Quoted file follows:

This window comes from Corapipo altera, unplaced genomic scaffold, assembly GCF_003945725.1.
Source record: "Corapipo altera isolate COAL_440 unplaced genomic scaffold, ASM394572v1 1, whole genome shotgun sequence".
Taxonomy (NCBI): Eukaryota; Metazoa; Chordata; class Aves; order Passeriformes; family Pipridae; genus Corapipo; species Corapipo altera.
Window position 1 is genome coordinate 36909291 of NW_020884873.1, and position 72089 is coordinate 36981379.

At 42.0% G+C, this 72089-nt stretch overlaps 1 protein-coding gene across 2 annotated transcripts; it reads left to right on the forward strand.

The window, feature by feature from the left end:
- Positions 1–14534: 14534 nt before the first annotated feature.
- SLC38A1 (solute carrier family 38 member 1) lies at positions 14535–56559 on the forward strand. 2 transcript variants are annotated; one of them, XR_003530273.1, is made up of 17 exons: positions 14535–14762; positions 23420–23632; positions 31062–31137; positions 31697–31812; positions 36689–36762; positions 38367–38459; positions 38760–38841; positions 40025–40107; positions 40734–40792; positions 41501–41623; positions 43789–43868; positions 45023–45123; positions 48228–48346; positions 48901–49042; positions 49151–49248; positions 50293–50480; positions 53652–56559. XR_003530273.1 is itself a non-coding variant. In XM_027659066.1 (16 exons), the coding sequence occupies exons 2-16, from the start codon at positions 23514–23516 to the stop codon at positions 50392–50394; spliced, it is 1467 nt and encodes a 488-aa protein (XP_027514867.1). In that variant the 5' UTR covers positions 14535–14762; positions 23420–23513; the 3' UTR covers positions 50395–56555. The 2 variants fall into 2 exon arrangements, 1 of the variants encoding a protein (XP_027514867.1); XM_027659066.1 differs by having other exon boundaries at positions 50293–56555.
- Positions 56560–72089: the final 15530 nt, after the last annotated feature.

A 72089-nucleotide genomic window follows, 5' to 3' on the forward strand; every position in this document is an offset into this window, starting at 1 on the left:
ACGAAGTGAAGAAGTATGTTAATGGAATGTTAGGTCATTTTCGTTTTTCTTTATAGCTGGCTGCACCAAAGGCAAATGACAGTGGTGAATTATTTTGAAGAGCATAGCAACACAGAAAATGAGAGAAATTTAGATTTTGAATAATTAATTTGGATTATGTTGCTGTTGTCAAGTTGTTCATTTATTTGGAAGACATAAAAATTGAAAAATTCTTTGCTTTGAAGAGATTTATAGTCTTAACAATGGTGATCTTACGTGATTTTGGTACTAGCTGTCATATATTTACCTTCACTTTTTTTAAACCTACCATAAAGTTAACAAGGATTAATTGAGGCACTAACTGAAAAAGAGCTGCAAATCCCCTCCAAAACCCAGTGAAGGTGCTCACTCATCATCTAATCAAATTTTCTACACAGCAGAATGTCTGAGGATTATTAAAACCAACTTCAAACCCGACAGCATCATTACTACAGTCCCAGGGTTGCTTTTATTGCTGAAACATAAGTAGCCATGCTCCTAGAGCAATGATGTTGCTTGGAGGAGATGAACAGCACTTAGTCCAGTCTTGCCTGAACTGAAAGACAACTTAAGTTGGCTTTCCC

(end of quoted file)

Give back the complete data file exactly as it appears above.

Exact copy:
This window comes from Corapipo altera, unplaced genomic scaffold, assembly GCF_003945725.1.
Source record: "Corapipo altera isolate COAL_440 unplaced genomic scaffold, ASM394572v1 1, whole genome shotgun sequence".
Taxonomy (NCBI): Eukaryota; Metazoa; Chordata; class Aves; order Passeriformes; family Pipridae; genus Corapipo; species Corapipo altera.
Window position 1 is genome coordinate 36909291 of NW_020884873.1, and position 72089 is coordinate 36981379.

At 42.0% G+C, this 72089-nt stretch overlaps 1 protein-coding gene across 2 annotated transcripts; it reads left to right on the forward strand.

The window, feature by feature from the left end:
- Positions 1–14534: 14534 nt before the first annotated feature.
- SLC38A1 (solute carrier family 38 member 1) lies at positions 14535–56559 on the forward strand. 2 transcript variants are annotated; one of them, XR_003530273.1, is made up of 17 exons: positions 14535–14762; positions 23420–23632; positions 31062–31137; positions 31697–31812; positions 36689–36762; positions 38367–38459; positions 38760–38841; positions 40025–40107; positions 40734–40792; positions 41501–41623; positions 43789–43868; positions 45023–45123; positions 48228–48346; positions 48901–49042; positions 49151–49248; positions 50293–50480; positions 53652–56559. XR_003530273.1 is itself a non-coding variant. In XM_027659066.1 (16 exons), the coding sequence occupies exons 2-16, from the start codon at positions 23514–23516 to the stop codon at positions 50392–50394; spliced, it is 1467 nt and encodes a 488-aa protein (XP_027514867.1). In that variant the 5' UTR covers positions 14535–14762; positions 23420–23513; the 3' UTR covers positions 50395–56555. The 2 variants fall into 2 exon arrangements, 1 of the variants encoding a protein (XP_027514867.1); XM_027659066.1 differs by having other exon boundaries at positions 50293–56555.
- Positions 56560–72089: the final 15530 nt, after the last annotated feature.

A 72089-nucleotide genomic window follows, 5' to 3' on the forward strand; every position in this document is an offset into this window, starting at 1 on the left:
ACGAAGTGAAGAAGTATGTTAATGGAATGTTAGGTCATTTTCGTTTTTCTTTATAGCTGGCTGCACCAAAGGCAAATGACAGTGGTGAATTATTTTGAAGAGCATAGCAACACAGAAAATGAGAGAAATTTAGATTTTGAATAATTAATTTGGATTATGTTGCTGTTGTCAAGTTGTTCATTTATTTGGAAGACATAAAAATTGAAAAATTCTTTGCTTTGAAGAGATTTATAGTCTTAACAATGGTGATCTTACGTGATTTTGGTACTAGCTGTCATATATTTACCTTCACTTTTTTTAAACCTACCATAAAGTTAACAAGGATTAATTGAGGCACTAACTGAAAAAGAGCTGCAAATCCCCTCCAAAACCCAGTGAAGGTGCTCACTCATCATCTAATCAAATTTTCTACACAGCAGAATGTCTGAGGATTATTAAAACCAACTTCAAACCCGACAGCATCATTACTACAGTCCCAGGGTTGCTTTTATTGCTGAAACATAAGTAGCCATGCTCCTAGAGCAATGATGTTGCTTGGAGGAGATGAACAGCACTTAGTCCAGTCTTGCCTGAACTGAAAGACAACTTAAGTTGGCTTTCCC